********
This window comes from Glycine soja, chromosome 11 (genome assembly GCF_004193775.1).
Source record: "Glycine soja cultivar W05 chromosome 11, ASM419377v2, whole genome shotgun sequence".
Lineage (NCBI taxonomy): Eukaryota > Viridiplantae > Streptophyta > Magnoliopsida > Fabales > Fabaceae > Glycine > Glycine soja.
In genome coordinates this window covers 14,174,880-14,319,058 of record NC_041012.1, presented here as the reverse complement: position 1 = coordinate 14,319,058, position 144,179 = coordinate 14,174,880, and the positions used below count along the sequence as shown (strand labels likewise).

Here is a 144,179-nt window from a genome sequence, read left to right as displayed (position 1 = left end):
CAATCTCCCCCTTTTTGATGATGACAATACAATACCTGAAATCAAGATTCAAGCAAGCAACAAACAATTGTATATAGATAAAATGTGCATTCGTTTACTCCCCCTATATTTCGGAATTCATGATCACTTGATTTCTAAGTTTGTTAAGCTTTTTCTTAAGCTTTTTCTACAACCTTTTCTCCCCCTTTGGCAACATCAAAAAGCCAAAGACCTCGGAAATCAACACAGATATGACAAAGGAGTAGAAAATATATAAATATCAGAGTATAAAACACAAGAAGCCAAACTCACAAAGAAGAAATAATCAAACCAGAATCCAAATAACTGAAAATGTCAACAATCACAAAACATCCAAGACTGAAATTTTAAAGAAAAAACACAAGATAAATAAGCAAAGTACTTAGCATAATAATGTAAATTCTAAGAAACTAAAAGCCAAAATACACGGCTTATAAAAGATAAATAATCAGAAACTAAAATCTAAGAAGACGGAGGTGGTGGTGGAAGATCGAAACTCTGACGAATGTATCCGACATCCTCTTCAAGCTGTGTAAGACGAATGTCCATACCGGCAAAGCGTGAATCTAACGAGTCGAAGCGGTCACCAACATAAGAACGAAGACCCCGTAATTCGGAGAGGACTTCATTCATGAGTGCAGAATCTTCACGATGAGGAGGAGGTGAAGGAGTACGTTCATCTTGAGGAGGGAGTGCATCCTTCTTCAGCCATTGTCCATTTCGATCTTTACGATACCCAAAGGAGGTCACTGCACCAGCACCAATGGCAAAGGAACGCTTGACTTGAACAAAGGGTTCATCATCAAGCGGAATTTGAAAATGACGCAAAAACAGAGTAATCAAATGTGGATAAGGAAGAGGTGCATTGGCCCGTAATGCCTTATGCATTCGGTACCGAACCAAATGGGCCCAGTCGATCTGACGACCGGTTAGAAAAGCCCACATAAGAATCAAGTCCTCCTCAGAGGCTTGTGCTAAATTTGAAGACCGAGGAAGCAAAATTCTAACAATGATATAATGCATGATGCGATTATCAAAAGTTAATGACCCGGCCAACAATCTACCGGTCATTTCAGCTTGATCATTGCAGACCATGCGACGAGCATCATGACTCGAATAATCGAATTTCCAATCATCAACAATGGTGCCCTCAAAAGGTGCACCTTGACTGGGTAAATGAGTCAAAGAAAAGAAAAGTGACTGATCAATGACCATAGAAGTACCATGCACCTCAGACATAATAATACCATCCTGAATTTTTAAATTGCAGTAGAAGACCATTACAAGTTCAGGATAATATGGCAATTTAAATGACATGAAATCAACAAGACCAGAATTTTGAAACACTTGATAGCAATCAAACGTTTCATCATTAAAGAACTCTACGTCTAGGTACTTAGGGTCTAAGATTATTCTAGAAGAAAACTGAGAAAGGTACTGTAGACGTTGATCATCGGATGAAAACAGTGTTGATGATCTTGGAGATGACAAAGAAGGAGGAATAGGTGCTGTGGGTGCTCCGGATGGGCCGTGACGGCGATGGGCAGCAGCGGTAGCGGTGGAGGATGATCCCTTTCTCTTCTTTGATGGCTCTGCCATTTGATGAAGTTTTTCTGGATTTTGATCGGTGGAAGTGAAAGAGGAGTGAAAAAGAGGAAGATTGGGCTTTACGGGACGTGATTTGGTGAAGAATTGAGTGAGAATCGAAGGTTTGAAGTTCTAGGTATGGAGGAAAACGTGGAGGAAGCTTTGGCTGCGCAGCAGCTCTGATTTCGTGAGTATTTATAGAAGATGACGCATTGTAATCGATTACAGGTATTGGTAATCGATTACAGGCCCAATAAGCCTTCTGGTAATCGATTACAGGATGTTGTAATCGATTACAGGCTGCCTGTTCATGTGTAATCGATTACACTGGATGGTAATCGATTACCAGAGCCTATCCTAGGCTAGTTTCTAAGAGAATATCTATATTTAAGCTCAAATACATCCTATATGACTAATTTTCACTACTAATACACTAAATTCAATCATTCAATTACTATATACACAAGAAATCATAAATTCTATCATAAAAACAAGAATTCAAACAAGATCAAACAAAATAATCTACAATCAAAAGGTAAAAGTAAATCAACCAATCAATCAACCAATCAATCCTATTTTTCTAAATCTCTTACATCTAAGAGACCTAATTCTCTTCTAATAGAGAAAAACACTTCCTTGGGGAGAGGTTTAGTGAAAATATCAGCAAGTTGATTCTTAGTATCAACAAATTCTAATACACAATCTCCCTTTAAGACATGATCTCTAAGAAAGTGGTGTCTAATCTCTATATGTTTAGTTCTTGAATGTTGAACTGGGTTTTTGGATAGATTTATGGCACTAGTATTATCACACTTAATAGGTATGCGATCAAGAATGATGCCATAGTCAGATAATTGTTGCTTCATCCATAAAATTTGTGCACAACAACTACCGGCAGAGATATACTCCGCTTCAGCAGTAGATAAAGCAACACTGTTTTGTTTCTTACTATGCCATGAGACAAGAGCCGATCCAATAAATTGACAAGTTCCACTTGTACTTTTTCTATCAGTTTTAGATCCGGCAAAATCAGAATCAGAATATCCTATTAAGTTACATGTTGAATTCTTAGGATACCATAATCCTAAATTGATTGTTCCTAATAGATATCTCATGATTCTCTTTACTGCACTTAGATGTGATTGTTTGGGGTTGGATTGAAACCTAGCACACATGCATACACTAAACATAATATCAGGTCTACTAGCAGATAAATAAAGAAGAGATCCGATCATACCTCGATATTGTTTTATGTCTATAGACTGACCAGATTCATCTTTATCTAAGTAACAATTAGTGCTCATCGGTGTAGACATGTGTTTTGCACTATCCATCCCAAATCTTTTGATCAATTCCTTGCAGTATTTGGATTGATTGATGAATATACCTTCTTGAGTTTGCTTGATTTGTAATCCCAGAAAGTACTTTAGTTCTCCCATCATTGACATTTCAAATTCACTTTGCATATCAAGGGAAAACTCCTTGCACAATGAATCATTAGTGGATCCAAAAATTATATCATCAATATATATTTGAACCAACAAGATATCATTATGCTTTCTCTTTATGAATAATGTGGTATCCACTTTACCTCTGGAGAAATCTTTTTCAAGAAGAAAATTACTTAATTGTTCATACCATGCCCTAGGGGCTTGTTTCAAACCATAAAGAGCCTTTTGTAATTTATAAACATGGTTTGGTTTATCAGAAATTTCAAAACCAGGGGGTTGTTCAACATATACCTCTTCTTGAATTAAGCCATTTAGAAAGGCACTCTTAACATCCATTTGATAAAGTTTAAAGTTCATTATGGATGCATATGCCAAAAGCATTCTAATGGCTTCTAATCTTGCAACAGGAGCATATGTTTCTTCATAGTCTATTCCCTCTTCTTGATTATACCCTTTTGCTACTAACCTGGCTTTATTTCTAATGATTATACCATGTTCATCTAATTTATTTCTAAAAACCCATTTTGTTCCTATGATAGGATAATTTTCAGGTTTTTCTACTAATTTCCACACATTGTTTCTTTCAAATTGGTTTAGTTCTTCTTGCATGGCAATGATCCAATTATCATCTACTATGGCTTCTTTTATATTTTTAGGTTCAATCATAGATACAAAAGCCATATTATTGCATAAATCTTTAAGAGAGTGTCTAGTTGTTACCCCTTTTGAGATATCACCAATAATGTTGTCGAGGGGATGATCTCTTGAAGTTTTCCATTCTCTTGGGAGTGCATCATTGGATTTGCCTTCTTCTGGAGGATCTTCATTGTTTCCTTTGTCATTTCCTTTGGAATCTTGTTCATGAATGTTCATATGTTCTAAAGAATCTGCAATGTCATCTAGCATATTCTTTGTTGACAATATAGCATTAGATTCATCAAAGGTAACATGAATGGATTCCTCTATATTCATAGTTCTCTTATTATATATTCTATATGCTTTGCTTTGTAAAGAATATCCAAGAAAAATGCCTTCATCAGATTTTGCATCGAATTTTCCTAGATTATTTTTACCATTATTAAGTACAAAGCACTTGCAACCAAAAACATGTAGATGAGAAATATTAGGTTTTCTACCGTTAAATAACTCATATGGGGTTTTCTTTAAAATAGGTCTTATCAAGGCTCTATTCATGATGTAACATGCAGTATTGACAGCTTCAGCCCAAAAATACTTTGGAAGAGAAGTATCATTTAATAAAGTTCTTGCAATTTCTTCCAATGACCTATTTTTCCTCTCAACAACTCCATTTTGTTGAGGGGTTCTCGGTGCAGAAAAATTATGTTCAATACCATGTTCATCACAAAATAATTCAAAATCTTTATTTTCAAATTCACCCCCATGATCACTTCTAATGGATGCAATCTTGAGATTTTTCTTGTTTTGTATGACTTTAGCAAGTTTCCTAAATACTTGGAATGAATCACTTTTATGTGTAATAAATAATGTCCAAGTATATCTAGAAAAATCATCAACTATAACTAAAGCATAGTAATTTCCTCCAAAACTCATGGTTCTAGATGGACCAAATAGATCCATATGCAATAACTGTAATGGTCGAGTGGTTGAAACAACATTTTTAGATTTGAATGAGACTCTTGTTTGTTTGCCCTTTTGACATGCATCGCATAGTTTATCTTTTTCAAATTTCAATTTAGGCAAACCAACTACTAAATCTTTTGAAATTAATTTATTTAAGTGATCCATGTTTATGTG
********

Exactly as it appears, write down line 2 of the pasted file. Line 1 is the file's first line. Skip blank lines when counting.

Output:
Source record: "Glycine soja cultivar W05 chromosome 11, ASM419377v2, whole genome shotgun sequence".